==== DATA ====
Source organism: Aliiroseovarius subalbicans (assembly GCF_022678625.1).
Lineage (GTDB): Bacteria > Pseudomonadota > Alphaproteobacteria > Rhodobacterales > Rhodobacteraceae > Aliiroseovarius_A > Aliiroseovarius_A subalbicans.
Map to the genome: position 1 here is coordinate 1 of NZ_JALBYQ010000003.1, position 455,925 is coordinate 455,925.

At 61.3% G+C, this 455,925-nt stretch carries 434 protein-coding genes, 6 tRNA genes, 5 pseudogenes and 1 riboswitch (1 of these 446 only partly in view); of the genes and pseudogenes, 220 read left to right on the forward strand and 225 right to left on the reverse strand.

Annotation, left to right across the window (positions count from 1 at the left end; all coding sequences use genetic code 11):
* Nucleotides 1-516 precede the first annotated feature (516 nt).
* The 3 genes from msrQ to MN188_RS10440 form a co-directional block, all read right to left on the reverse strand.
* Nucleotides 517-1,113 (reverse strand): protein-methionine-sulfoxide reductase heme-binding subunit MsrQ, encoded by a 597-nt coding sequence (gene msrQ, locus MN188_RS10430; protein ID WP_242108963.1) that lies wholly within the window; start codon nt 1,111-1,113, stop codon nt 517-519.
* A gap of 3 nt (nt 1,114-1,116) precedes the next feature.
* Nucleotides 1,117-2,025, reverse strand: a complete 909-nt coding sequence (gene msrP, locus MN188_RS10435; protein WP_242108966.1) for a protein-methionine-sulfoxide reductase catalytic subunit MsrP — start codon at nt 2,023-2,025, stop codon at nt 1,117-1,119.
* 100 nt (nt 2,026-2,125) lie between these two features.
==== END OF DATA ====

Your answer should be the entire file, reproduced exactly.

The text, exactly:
Source organism: Aliiroseovarius subalbicans (assembly GCF_022678625.1).
Lineage (GTDB): Bacteria > Pseudomonadota > Alphaproteobacteria > Rhodobacterales > Rhodobacteraceae > Aliiroseovarius_A > Aliiroseovarius_A subalbicans.
Map to the genome: position 1 here is coordinate 1 of NZ_JALBYQ010000003.1, position 455,925 is coordinate 455,925.

At 61.3% G+C, this 455,925-nt stretch carries 434 protein-coding genes, 6 tRNA genes, 5 pseudogenes and 1 riboswitch (1 of these 446 only partly in view); of the genes and pseudogenes, 220 read left to right on the forward strand and 225 right to left on the reverse strand.

Annotation, left to right across the window (positions count from 1 at the left end; all coding sequences use genetic code 11):
* Nucleotides 1-516 precede the first annotated feature (516 nt).
* The 3 genes from msrQ to MN188_RS10440 form a co-directional block, all read right to left on the reverse strand.
* Nucleotides 517-1,113 (reverse strand): protein-methionine-sulfoxide reductase heme-binding subunit MsrQ, encoded by a 597-nt coding sequence (gene msrQ, locus MN188_RS10430; protein ID WP_242108963.1) that lies wholly within the window; start codon nt 1,111-1,113, stop codon nt 517-519.
* A gap of 3 nt (nt 1,114-1,116) precedes the next feature.
* Nucleotides 1,117-2,025, reverse strand: a complete 909-nt coding sequence (gene msrP, locus MN188_RS10435; protein WP_242108966.1) for a protein-methionine-sulfoxide reductase catalytic subunit MsrP — start codon at nt 2,023-2,025, stop codon at nt 1,117-1,119.
* 100 nt (nt 2,026-2,125) lie between these two features.